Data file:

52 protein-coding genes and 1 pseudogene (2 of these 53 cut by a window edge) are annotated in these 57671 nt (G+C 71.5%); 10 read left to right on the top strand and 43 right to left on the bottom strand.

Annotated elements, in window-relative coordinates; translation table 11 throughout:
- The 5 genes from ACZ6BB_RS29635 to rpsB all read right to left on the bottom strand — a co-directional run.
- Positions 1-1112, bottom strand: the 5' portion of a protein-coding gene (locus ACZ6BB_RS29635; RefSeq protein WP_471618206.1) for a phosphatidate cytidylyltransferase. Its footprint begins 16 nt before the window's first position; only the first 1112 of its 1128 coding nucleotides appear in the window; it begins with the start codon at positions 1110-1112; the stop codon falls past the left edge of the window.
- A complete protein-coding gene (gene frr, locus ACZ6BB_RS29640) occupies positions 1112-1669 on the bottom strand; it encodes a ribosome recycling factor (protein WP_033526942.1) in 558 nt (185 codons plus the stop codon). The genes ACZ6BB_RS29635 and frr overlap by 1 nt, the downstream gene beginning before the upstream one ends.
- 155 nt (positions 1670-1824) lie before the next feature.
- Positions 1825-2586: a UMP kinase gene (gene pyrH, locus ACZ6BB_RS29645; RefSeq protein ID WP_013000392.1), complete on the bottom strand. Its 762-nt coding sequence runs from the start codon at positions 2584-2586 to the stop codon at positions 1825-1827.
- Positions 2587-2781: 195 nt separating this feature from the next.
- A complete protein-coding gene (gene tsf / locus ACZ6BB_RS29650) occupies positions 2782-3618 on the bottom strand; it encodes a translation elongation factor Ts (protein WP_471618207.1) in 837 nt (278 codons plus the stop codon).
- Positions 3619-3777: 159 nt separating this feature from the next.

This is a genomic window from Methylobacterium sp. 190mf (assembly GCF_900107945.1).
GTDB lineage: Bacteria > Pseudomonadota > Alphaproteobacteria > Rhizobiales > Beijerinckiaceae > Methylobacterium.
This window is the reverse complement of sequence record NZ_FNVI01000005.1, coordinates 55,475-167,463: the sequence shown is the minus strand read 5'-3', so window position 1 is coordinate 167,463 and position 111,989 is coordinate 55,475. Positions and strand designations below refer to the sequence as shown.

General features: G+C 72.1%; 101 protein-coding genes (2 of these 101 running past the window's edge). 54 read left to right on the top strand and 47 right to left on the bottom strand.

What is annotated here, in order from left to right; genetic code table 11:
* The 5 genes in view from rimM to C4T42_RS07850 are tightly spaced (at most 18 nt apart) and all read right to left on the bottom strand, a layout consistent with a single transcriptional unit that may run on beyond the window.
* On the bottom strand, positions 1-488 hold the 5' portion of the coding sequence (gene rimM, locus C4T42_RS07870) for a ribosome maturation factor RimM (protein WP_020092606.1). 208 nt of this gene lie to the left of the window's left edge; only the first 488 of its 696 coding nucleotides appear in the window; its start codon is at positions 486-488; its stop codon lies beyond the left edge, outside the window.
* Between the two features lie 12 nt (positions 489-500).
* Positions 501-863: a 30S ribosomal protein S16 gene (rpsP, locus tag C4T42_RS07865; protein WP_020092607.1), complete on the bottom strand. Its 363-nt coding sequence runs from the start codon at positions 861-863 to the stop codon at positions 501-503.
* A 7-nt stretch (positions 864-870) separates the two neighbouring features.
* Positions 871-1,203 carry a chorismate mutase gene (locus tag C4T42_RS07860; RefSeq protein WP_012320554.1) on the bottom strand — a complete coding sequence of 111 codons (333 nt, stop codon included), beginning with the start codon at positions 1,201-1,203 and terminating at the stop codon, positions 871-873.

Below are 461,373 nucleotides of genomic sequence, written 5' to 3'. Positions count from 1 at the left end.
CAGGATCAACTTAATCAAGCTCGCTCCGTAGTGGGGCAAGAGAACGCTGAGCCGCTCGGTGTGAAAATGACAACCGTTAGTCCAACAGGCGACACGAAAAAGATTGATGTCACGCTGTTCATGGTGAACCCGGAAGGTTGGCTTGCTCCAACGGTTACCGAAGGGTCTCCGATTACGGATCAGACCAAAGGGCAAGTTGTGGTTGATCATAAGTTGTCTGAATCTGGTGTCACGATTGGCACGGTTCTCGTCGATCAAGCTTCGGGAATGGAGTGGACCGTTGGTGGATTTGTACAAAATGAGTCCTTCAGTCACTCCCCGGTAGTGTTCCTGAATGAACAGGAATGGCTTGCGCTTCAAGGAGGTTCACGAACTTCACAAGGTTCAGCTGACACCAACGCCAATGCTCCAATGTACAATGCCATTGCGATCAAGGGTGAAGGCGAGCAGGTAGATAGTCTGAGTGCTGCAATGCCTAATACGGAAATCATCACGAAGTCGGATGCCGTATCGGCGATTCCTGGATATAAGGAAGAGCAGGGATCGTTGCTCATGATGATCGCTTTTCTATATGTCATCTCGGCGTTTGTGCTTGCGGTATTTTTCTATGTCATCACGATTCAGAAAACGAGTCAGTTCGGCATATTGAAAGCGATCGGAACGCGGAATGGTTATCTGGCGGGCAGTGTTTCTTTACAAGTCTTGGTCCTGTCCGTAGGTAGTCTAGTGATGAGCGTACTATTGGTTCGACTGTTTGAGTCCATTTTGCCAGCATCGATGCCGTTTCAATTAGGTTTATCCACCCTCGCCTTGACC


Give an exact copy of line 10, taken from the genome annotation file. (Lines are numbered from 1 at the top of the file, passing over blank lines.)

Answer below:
- Positions 3619-3777: 159 nt separating this feature from the next.